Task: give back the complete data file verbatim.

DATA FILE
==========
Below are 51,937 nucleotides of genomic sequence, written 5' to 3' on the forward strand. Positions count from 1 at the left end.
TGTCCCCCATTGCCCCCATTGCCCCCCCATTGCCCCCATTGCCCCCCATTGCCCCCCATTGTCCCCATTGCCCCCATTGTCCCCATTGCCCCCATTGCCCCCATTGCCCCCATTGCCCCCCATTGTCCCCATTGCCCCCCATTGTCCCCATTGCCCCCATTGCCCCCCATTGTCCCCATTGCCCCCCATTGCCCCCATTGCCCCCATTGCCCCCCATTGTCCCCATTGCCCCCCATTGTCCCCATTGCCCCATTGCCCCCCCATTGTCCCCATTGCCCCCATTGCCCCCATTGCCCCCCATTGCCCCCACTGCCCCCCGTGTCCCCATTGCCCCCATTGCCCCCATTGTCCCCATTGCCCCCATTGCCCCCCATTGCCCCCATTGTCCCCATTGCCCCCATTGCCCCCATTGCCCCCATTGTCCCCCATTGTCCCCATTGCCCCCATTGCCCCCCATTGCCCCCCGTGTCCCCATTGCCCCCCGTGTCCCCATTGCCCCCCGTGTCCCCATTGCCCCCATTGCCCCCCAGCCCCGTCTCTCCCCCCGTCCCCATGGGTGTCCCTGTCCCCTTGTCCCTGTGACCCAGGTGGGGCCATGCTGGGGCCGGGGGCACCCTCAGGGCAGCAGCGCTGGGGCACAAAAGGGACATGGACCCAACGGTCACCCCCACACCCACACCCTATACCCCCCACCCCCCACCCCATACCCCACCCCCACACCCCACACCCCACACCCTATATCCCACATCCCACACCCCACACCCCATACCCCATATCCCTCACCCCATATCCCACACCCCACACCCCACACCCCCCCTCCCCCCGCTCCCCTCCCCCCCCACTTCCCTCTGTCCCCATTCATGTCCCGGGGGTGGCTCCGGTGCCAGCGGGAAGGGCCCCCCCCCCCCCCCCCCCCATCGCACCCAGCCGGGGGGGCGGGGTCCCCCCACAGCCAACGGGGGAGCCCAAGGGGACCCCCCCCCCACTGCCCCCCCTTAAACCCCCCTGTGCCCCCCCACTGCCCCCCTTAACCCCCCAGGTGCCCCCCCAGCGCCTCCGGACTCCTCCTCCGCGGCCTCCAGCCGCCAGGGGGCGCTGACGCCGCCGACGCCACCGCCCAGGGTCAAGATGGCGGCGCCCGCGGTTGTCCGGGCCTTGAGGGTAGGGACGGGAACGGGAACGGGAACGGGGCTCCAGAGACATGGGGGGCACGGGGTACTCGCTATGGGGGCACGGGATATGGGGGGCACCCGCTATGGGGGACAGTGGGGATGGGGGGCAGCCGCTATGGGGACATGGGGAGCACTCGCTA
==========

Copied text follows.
Below are 51,937 nucleotides of genomic sequence, written 5' to 3' on the forward strand. Positions count from 1 at the left end.
TGTCCCCCATTGCCCCCATTGCCCCCCCATTGCCCCCATTGCCCCCCATTGCCCCCCATTGTCCCCATTGCCCCCATTGTCCCCATTGCCCCCATTGCCCCCATTGCCCCCATTGCCCCCCATTGTCCCCATTGCCCCCCATTGTCCCCATTGCCCCCATTGCCCCCCATTGTCCCCATTGCCCCCCATTGCCCCCATTGCCCCCATTGCCCCCCATTGTCCCCATTGCCCCCCATTGTCCCCATTGCCCCATTGCCCCCCCATTGTCCCCATTGCCCCCATTGCCCCCATTGCCCCCCATTGCCCCCACTGCCCCCCGTGTCCCCATTGCCCCCATTGCCCCCATTGTCCCCATTGCCCCCATTGCCCCCCATTGCCCCCATTGTCCCCATTGCCCCCATTGCCCCCATTGCCCCCATTGTCCCCCATTGTCCCCATTGCCCCCATTGCCCCCCATTGCCCCCCGTGTCCCCATTGCCCCCCGTGTCCCCATTGCCCCCCGTGTCCCCATTGCCCCCATTGCCCCCCAGCCCCGTCTCTCCCCCCGTCCCCATGGGTGTCCCTGTCCCCTTGTCCCTGTGACCCAGGTGGGGCCATGCTGGGGCCGGGGGCACCCTCAGGGCAGCAGCGCTGGGGCACAAAAGGGACATGGACCCAACGGTCACCCCCACACCCACACCCTATACCCCCCACCCCCCACCCCATACCCCACCCCCACACCCCACACCCCACACCCTATATCCCACATCCCACACCCCACACCCCATACCCCATATCCCTCACCCCATATCCCACACCCCACACCCCACACCCCCCCTCCCCCCGCTCCCCTCCCCCCCCACTTCCCTCTGTCCCCATTCATGTCCCGGGGGTGGCTCCGGTGCCAGCGGGAAGGGCCCCCCCCCCCCCCCCCCCCATCGCACCCAGCCGGGGGGGCGGGGTCCCCCCACAGCCAACGGGGGAGCCCAAGGGGACCCCCCCCCCACTGCCCCCCCTTAAACCCCCCTGTGCCCCCCCACTGCCCCCCTTAACCCCCCAGGTGCCCCCCCAGCGCCTCCGGACTCCTCCTCCGCGGCCTCCAGCCGCCAGGGGGCGCTGACGCCGCCGACGCCACCGCCCAGGGTCAAGATGGCGGCGCCCGCGGTTGTCCGGGCCTTGAGGGTAGGGACGGGAACGGGAACGGGAACGGGGCTCCAGAGACATGGGGGGCACGGGGTACTCGCTATGGGGGCACGGGATATGGGGGGCACCCGCTATGGGGGACAGTGGGGATGGGGGGCAGCCGCTATGGGGACATGGGGAGCACTCGCTA